Children with low muscle tone often experience difficulty maintaining posture and stability. For example, they can be more upset if they have to stand in lines during school pick up due to muscle fatigue. Low muscle tone also affects their ability to coordinate and control movement. We can see this at rest such as sitting at the table and during movement, such as on a swing or on the bicycle.
Children with low muscle tone may also experience difficulty performing fine motor tasks such as grasping a pencil and manipulating objects within the hand. Also, reduced stability in your core (proximal control) affects your limbs (distal control). That’s why sometimes we see children with low muscle tone do ‘fixing’ which is when they hold their joints in a tight rigid way to compensate for the lack of stability in their core. For example, clients attending Occupational Therapy for handwriting are likely to sit with their arm planted against their desk and their shoulders elevated with their weight bearing through their upper arm. This might look like they have increased muscle tone but really it is increased muscle tension in their shoulders and back. It is likely secondary to having low muscle tone and low core strength.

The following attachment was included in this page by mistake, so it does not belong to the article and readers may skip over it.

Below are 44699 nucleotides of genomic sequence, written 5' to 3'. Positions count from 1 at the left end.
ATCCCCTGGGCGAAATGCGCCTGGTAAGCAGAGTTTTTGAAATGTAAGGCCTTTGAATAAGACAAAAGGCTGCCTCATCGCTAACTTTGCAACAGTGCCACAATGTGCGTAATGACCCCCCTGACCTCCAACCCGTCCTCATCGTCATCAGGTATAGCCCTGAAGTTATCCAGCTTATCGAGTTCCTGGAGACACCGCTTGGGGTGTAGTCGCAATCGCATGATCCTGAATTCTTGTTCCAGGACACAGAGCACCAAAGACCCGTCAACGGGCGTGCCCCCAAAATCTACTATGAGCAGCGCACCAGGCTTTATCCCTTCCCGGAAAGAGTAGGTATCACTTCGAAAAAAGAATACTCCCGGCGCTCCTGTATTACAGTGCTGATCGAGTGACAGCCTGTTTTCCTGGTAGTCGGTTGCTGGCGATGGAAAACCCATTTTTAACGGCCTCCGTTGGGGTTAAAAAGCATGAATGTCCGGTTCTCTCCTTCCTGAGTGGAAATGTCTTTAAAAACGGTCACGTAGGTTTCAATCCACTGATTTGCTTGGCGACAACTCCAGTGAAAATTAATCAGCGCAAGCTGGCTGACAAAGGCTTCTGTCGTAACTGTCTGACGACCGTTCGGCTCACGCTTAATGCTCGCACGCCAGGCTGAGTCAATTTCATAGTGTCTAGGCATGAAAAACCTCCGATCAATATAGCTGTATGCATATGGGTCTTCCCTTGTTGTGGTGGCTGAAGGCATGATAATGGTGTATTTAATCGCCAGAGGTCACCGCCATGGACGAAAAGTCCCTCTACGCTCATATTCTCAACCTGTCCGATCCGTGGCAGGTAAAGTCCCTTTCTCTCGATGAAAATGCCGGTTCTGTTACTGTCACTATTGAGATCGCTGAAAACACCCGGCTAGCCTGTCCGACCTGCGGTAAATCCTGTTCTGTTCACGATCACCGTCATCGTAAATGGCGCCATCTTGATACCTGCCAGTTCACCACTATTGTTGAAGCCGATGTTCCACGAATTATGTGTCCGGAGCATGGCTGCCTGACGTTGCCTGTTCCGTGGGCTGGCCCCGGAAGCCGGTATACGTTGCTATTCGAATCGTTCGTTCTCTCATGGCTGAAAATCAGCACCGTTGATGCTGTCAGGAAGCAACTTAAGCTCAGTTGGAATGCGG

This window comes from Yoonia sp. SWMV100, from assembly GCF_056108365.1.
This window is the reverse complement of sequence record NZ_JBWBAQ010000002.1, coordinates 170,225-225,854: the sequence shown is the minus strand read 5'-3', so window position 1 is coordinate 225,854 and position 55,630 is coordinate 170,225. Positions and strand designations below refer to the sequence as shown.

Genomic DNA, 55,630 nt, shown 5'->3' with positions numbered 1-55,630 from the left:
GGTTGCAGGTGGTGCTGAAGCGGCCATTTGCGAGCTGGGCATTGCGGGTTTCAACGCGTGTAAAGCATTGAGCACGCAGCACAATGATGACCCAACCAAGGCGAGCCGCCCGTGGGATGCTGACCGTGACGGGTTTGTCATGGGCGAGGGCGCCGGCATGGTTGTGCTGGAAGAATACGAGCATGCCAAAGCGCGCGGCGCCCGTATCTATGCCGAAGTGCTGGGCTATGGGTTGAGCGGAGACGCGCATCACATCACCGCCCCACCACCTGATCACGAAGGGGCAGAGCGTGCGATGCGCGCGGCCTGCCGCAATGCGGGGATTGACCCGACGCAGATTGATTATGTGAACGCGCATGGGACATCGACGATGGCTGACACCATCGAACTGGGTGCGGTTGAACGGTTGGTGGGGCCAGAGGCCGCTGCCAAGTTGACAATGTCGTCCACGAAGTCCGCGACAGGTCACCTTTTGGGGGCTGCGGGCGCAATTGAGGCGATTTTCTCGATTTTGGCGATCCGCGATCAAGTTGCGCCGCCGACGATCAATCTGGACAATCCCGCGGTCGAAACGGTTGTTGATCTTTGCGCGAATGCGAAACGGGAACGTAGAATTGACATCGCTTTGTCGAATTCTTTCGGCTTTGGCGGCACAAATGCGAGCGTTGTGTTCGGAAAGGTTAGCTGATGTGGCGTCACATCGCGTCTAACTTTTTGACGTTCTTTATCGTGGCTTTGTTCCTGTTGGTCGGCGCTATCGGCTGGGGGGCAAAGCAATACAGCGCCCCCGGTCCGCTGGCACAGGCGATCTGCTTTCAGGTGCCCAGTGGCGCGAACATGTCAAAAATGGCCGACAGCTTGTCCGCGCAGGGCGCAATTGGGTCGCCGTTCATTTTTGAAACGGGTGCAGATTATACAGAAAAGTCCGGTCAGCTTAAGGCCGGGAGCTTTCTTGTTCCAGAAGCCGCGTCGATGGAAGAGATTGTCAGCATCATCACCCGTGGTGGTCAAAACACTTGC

Low tone can impact speech and feeding because we have skeletal muscle in our face, lips cheeks and tongue. It also relevant to toilet training as it breathing, digestion and the movement of the diaphragm. We also know that people with lower muscle tone have reduced interoceptive senses so they may not be aware of their urge to go to the toilet.